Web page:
Once a week for an hour or something, we had a film course, and we saw Rambo: First Blood Part II, and the professor pointed out that a large number… This is what he told us, at least, the film professor… A large number of the extras in that movie, supposedly in Vietnam, were of the Latinx community. So they were miscasting people, which now you’re not allowed to do.

You know, you won’t get away with that the same way that it used to be considered okay in the early days of theater. Everything’s changed so much. Let me see, 47 Ronin? Never saw that one. 13th Warrior lost close to $100 million dollars. Adjusted for inflation, it’s a $100 million loss. So this Batgirl, $90 million loss, is one of the biggest film losses of all time and never even get released. Right?

So it grossed… It’s getting a zero gross and a $90 million budget. Now, 47 Ronin, I don’t know. Any of you guys…? I don’t even know what that did. Did any of you see that or know…? (interruption) No? Ronin is a good movie. Yeah, Ronin is a good movie. You’ve heard of it. Okay. Ronin is a good movie. I think there’s… Is it 29 Assassins, Mike? Would you…? Check for me, Producer Ali. There’s a movie like 19 Assassins or 29 Assassins.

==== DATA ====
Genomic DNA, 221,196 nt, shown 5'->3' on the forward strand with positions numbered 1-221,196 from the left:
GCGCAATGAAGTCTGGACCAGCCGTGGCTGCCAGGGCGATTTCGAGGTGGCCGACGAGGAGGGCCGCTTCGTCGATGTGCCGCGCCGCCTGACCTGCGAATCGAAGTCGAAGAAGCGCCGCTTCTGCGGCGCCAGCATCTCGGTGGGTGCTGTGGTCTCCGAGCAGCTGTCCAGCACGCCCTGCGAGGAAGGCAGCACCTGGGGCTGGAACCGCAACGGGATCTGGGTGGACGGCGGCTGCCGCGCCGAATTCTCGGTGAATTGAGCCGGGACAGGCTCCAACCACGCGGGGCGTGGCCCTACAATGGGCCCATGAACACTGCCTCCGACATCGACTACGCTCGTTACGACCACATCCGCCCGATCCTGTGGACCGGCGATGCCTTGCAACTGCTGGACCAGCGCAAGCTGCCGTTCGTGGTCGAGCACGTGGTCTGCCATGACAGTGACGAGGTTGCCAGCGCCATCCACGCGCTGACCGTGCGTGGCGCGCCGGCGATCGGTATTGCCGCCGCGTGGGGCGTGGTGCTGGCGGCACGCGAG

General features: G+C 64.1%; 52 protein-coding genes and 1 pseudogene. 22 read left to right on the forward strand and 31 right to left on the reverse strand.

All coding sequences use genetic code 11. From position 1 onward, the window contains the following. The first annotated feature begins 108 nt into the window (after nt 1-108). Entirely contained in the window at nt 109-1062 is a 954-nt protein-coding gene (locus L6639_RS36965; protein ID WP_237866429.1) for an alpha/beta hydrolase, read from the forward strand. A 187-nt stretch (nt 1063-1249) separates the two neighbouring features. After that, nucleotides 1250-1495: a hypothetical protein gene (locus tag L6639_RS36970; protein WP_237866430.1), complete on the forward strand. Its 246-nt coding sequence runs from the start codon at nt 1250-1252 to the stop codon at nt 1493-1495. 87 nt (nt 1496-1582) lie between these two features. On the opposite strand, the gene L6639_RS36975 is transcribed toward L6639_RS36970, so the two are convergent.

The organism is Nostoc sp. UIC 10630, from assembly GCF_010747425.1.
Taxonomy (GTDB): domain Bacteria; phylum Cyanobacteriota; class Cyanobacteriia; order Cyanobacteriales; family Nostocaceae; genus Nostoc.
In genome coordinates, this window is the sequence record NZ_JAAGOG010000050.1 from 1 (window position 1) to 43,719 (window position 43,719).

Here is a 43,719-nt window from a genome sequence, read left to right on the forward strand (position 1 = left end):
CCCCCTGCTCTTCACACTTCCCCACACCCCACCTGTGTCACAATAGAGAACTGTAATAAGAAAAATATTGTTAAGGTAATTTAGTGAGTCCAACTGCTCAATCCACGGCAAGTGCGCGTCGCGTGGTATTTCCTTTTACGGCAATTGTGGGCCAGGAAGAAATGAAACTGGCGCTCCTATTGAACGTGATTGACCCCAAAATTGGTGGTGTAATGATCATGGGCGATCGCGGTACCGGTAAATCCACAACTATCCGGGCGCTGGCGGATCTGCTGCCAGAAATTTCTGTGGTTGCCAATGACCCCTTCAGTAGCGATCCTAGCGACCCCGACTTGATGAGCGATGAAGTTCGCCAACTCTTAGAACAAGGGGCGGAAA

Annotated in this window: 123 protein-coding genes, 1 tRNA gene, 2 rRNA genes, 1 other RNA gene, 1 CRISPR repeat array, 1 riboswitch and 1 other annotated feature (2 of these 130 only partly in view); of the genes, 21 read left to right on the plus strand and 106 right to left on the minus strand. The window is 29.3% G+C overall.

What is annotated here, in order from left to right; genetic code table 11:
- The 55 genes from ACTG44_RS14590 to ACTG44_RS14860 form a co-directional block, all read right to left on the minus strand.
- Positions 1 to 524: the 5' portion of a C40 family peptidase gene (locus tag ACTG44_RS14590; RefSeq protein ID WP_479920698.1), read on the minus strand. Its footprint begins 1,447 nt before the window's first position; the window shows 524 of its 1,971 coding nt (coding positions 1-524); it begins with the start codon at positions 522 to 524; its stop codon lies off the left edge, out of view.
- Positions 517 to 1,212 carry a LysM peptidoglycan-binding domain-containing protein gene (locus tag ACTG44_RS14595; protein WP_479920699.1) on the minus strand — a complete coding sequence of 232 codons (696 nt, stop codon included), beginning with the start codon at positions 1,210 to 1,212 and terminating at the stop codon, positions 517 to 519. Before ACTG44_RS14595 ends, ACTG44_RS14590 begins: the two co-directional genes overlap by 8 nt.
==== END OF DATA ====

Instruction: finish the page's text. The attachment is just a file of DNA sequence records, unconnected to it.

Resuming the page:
It’s a samurai, sort of Ninja movie that is subtitled. I’m gonna tell you right now, the… (interruption) What’s it called? 13…? (interruption) Right. So there’s a 13th Warrior, which is terrible… I mean, I kind of… Look, I’m an Antonio Banderas fan so I’m a little bit shaky on how much, but it’s not a good movie. 13 Assassins is awesome. 13 Assassins is, like, in Seven Samurai category of phenomenal film.

I’m telling you, Producer Mike, add it to the list. First the Last Kingdom on Netflix, but then check out 13 Assassins. Other ones on here, The Adventures of Pluto Nash, that was 2002. That lost a hundred… Oh, these aren’t in order of the biggest lost. So 13… Oh, no. They kind of are. Adventures of Pluto Nash, that had Eddie Murphy, right? Yeah. That’s one of those movies where you saw the trailer…

I saw the trailer for it in the movie theater, and you were like, “That looks like the worst movie ever made,” and I was right. That’s up there. Send us a note ClayAndBuck.com. Please subscribe, become a subscriber, and then you can send us direct emails. We’ll see it. What is, for you, the worst box office bomb of all time? Now, that’s not the worst movie of all time. That’s a whole other conversation.